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10 Post-Apocalyptic Places Hidden In Major Cities

Alan Boyle

When the world ends, our cities will crumble and be reclaimed by nature. At least, that’s the popular image. But you don’t need to wait for the apocalypse to see how things will crumble. You don’t even need to leave civilization—there are plenty of glimpses of the post-apocalyptic world hidden right among us.

10Public School 186

It would be impossible for Manhattan’s Public School 186 to be any more in the middle of civilization. Businesses are open across the street, there isn’t a free parking space in sight, and people stroll by nonchalantly. It’s boarded up, but it’s the trees growing out of the windows which give away the fact that no one has used the building for over 40 years. Inside, piles of rubble and scattered animal corpses complete the look.

The school was opened in 1903 but ran into problems in the early 1970s. Its floor plan didn’t meet fire safety codes and the ground floor doors had to remain open at all times to ensure that children couldn’t be trapped. Those open doors soon led to problems. Criminals robbed parents at knifepoint and a teacher’s aide was raped in a classroom. When fire inspectors found that the fire alarm didn’t work in 1972, the school was marked for closure. It shut down in 1975.

The building was due to be renovated in the 1980s, but the Boys and Girls Club of Harlem that bought it decided to demolish the building and start again. Residents petitioned to save the building, but the owners say that it would be too expensive. While they battle it out, the building continues to look increasingly like a set from I Am Legend.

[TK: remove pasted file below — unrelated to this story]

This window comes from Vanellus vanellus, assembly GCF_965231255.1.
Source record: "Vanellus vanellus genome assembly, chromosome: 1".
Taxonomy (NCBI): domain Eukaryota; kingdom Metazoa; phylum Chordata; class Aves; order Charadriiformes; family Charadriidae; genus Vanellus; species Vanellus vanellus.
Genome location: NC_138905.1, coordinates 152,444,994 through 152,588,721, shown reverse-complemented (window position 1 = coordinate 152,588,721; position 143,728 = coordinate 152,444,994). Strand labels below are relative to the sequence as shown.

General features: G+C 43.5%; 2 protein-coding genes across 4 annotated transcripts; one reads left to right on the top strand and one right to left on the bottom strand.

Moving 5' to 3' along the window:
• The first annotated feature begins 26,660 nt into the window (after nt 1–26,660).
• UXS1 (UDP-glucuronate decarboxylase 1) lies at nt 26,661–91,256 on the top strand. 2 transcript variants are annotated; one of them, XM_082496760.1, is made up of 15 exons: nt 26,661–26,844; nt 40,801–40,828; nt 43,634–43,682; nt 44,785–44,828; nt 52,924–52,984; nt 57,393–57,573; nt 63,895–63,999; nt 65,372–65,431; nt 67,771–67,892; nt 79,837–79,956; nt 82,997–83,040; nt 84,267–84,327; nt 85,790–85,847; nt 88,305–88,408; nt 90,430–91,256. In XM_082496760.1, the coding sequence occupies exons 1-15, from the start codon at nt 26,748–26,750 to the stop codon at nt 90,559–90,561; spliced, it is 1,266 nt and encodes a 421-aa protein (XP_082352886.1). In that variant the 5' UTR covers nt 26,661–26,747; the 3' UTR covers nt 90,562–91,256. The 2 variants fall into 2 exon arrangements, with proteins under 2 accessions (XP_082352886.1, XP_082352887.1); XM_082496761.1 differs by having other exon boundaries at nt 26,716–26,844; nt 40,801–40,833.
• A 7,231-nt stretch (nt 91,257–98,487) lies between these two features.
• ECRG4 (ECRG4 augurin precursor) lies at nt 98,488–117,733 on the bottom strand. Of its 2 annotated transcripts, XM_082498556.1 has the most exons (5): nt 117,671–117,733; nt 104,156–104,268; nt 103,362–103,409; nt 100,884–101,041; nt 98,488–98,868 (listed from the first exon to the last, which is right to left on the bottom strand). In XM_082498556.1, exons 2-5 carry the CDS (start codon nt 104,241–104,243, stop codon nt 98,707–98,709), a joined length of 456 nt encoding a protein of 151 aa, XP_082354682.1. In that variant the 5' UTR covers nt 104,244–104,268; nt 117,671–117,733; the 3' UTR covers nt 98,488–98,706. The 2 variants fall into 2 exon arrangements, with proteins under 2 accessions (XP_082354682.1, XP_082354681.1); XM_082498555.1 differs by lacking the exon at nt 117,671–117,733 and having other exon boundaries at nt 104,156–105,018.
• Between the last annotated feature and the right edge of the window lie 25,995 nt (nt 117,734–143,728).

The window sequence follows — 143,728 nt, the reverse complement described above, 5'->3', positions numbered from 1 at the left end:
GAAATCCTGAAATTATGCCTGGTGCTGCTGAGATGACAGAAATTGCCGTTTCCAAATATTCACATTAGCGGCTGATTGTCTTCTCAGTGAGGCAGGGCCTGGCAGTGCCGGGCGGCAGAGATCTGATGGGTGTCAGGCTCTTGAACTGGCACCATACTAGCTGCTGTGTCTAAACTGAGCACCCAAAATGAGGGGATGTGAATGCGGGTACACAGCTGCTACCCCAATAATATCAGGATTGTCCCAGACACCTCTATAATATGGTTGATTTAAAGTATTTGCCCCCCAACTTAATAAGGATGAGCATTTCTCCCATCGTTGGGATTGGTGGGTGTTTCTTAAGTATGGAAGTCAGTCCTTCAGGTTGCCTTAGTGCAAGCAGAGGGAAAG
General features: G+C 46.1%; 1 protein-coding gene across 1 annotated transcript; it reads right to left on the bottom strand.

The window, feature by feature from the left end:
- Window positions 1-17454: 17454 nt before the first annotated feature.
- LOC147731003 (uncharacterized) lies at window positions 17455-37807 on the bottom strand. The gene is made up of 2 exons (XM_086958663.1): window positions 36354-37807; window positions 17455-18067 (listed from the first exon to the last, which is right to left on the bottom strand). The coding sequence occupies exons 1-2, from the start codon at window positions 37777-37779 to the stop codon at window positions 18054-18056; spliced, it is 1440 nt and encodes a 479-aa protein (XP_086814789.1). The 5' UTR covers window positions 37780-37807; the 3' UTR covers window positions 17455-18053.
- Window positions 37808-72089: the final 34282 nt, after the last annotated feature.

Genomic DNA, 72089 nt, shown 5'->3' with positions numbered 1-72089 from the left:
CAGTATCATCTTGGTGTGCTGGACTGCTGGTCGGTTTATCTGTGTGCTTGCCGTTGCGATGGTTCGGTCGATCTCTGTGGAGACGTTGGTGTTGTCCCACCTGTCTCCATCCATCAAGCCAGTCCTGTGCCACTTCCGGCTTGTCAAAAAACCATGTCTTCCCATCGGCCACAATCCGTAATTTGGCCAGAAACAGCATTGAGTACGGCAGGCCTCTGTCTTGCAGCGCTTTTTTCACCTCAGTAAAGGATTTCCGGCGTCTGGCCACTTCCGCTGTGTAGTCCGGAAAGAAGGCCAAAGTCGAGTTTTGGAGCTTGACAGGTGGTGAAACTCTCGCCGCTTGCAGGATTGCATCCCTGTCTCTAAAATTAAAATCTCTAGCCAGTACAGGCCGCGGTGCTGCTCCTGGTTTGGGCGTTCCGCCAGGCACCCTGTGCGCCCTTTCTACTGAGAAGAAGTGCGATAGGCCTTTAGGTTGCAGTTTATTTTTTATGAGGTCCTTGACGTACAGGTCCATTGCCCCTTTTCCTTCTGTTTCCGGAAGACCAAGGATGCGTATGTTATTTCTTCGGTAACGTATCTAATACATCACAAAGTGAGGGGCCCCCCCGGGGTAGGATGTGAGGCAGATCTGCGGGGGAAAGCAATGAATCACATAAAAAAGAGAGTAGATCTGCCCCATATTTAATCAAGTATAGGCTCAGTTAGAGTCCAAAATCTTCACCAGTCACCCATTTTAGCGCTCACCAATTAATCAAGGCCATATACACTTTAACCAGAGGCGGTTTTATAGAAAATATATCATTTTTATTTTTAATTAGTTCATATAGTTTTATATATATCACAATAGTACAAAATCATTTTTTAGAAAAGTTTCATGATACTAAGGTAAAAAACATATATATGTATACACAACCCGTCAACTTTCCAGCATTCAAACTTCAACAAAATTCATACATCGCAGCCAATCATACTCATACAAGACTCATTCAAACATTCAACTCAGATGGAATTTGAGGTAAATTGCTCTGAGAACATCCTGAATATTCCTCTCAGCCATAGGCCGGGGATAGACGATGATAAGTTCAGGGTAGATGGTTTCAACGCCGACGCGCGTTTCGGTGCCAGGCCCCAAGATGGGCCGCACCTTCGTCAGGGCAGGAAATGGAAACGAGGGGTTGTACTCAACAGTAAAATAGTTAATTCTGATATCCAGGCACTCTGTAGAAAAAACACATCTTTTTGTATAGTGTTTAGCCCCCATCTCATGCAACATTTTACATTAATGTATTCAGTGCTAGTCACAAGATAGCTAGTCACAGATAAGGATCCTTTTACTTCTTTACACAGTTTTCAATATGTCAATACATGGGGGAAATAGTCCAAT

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9North Brother Island

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Photo credit: reivax

Located just half a kilometer (.3 mi) from Manhattan in New York’s East River is a bird sanctuary known as North Brother Island. In the 1880s, people with infectious diseases were quarantined there at the Riverside Hospital. Its most famous resident was Typhoid Mary, who died on the island in 1938. The island later housed veterans from World War II and was the base of a drug treatment center. In 1964, the last people left and it was closed to the public.

A few people have been let back onto the island between September and March when the birds aren’t nesting. Among the thick vegetation that now covers the island are huge brick buildings, bungalows, and a chapel. One classroom still has dozens of old books scattered across the floor. The buildings are all slowly being hidden by trees and ivy.

Christopher Payne, a photographer who was given permission to visit the island, described it as “what would happen if people left the planet.” He described the atmosphere as a sense of being disconnected from the rest of the world, though it turned out to be impossible to forget how close the rest of New York City was. “I could hear the Mister Softee truck sometimes,” he said.

8Miami Marine Stadium